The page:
Health and Wellness

March is National Kidney Month

Early screening initiative identifies chronic kidney disease and related COVID complications before kidney failure

 ANN ARBOR, MICH. – Are you one of the 33% (or one in three) adults in Michigan who are at risk for chronic kidney disease? Only a fraction of them are identified, let alone diagnosed and treated. Most have diabetes and/or high blood pressure, which puts them at higher risk for both chronic kidney disease (CKD) and COVID complications. Those at risk could join the one million Michiganders who already live with CKD from a lack of early intervention.

 The nonprofit National Kidney Foundation of Michigan (NKFM) is leading the Morris Hood III Chronic Kidney Disease and COVID-19 Complications Prevention initiative, which is based on the fact that CKD and COVID complications are closely connected. Using federal COVID relief funds, the statewide initiative targets communities with health disparities, empowering African American/Black, Hispanic/Latino and rural residents to take early control of their kidney health by understanding their higher risk of developing CKD, contracting COVID and experiencing COVID complications. Black and African Americans are almost four times more likely than White Americans to have kidney failure while Hispanic/Latino Americans are 1.3 times more likely than non-Hispanic Americans to have kidney failure.

Working with health clinics, health insurance plans and other partners throughout the state, the NKFM is helping them identify those at risk for kidney disease, especially those who have had COVID and are at risk for kidney complications. Screening is crucial because CKD often has NO symptoms in its early stages. They are also implementing ways to intervene early and follow patients in the health care system to prevent further complications. The three-year initiative is in its second year.

The NKFM has also partnered with the National Kidney Foundation to bring their “Are you the 33%?” campaign to Michigan. The digital awareness campaign focuses on reaching, educating and empowering people in target communities. It features a quick interactive quiz ( that tells someone if they are at risk and, if they are, it sends them information by email on what to do. Michiganders have started accessing the quiz and finding out if they are at risk. The email information helps them take control of their kidney health and understand their increased risk for COVID complications.

The Foundation also offers virtual programs, such as the nationally-certified Diabetes Prevention Program (; and Kidney PATH ( for learning to live with CKD. More distance learning programs are here ( NKFM patient services ( services) includes support and resources, such as Supporting our Chronic Kidney Struggles (SOCKS). SOCKS is the NKFM’s virtual support group for individuals living with kidney disease.  For more information, go here ( or call 800-482-1455, ext. 3060.

The initiative is named after the late Morris W. Hood III, a former member of both the Michigan House and Senate. After having diabetes as a child, Hood developed kidney disease. As the recipient of a kidney transplant in 2016, Hood was an advocate for people with CKD, and an ardent supporter of kidney disease awareness and prevention. Hood died in 2020 from COVID complications. He was 54.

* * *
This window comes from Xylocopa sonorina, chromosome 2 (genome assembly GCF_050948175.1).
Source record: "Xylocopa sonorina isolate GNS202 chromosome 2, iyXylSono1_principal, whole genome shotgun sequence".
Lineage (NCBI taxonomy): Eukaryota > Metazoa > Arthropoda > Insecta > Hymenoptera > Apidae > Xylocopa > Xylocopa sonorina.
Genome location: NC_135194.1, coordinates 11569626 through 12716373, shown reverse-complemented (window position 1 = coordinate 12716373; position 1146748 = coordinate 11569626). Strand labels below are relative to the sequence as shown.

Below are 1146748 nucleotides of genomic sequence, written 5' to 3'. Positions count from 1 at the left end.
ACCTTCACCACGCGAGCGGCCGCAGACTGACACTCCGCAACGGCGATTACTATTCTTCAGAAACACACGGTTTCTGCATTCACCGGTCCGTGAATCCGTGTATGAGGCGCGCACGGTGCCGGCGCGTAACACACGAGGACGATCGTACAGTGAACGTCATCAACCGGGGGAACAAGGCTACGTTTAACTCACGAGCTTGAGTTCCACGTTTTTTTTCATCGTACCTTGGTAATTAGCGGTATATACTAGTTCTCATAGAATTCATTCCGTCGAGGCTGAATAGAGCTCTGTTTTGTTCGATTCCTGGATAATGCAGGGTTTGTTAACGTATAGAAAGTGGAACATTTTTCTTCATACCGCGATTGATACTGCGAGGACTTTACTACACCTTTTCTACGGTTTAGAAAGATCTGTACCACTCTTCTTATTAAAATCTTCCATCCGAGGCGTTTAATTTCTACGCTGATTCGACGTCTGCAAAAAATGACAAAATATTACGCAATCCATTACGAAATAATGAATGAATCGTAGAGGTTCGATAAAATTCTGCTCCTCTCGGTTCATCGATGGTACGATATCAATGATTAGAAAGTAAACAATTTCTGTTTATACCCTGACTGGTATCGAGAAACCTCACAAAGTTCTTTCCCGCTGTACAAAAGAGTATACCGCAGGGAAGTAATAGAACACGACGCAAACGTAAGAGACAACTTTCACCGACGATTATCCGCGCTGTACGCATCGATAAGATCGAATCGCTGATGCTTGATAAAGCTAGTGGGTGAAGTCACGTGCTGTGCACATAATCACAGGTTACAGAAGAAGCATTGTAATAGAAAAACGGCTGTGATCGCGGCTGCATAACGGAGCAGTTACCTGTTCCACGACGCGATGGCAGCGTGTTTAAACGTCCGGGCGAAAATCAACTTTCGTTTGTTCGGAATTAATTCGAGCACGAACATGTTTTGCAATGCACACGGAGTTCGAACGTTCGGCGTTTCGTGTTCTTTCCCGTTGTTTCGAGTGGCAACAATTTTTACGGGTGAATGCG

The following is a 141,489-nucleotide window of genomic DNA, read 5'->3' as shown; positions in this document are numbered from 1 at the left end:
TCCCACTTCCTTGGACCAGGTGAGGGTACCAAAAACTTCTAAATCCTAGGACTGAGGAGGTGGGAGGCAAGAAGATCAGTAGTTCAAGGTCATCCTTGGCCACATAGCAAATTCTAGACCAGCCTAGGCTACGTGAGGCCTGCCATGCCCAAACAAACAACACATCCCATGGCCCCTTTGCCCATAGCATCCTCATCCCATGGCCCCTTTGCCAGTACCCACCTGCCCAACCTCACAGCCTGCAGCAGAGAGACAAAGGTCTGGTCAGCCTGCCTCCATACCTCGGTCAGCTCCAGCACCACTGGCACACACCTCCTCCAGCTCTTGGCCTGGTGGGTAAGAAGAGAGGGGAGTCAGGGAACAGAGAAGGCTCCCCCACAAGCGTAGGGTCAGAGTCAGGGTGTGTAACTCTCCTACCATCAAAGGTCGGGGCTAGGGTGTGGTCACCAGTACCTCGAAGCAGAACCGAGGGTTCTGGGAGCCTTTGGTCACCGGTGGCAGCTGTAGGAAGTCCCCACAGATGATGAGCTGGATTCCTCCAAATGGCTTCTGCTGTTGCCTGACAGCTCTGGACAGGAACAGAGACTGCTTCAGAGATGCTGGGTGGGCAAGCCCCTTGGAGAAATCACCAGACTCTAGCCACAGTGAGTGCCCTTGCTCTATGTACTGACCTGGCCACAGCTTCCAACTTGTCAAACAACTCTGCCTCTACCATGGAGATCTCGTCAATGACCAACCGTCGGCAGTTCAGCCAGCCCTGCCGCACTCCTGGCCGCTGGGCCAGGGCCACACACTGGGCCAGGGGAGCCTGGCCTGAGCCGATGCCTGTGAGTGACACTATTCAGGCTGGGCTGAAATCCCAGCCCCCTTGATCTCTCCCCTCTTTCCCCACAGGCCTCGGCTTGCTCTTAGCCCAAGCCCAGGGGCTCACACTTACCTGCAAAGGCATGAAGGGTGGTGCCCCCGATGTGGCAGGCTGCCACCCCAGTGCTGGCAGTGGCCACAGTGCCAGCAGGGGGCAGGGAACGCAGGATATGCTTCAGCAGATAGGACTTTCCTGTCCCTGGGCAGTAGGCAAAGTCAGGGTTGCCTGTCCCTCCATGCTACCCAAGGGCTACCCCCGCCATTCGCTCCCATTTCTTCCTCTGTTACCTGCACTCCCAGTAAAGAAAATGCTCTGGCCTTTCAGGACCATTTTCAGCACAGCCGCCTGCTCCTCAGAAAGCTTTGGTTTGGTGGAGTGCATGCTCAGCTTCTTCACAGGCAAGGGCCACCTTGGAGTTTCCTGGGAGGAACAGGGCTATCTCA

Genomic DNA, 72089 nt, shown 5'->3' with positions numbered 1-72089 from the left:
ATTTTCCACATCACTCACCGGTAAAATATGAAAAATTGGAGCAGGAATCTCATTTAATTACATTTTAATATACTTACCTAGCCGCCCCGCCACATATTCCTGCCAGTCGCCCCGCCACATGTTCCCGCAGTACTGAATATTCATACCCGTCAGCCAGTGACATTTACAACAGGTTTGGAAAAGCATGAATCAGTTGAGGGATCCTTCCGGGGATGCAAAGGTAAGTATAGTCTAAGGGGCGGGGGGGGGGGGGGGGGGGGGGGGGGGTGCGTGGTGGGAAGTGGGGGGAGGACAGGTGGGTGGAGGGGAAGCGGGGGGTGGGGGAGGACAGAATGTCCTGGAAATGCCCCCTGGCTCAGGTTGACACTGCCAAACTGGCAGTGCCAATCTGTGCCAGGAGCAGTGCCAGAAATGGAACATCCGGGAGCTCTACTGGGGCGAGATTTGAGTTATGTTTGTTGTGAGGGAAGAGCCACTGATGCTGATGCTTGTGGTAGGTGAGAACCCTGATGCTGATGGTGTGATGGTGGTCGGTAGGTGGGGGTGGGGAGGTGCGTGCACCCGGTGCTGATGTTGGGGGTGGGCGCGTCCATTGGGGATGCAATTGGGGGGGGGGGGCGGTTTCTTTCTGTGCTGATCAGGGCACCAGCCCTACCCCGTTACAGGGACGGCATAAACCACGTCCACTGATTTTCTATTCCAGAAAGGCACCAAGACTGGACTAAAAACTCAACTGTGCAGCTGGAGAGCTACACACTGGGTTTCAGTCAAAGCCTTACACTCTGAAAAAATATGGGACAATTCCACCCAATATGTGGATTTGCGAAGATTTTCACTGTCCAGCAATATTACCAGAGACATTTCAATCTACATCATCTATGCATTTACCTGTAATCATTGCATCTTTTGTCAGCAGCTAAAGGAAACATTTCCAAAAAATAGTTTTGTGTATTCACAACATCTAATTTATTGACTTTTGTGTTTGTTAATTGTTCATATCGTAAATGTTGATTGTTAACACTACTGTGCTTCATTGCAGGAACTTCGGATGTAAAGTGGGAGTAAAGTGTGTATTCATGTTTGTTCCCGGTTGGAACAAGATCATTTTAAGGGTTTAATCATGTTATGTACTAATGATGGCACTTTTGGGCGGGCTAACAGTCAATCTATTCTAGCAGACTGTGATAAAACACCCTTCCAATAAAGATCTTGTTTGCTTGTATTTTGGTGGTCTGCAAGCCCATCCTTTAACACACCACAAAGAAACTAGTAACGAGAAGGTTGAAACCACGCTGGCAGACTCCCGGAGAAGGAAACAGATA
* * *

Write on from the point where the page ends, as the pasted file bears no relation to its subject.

It’s time to think about your own kidney health. Ask for a kidney health screening the next time you visit your doctor. If you are on Medicaid, you will need to renew your coverage before April 1, 2023. Be sure your address, phone number, and email address are up to date with MDHHS. Report any changes to your household or income. The best way to update your information is go online to, call your local MDHHS office, or call 855-789-5610. To find your local office, visit the MDHHS County Office website ( If you get a renewal packet, be sure to fill it out, sign the forms, and return it by the due date with any proof needed. Do not wait until you need health care to renew. MDHHS will reach out to you through mailed letters, the MIBridges website, emails, text messages and social media.

Kidney Month Event – Big Ask, Big Give

4 p.m. – 7:45 p.m. March 8, 2023
The Big Ask, The Big Give: Finding a Living Donor VIRTUAL Workshop
Provides information on living donor transplants, dispels myths, teaches participants how to tell their personal story, and the importance of engaging one’s social network in the search for a living kidney donor. It features a panel of renal professionals, living donor recipients and living donors.

This Zoom Video Conference requires a computer or device with internet access. A meeting link will be sent to registered participants. For more information or to register, go here (, call Devon Hagerman at 800-482-1455 ext. 2370 or email

For more information, visit or call 800-482-1455.


About the NKFM
The mission of the National Kidney Foundation of Michigan is to prevent kidney disease and improve the quality of life for those living with it. With more than a million people in Michigan affected by kidney disease, the NKFM works to provide life-changing programs and services across the state. Each year, Charity Navigator — the nation’s leading nonprofit evaluator — has recognized the NKFM with its highest rating of 4 stars for success in sound fiscal management.

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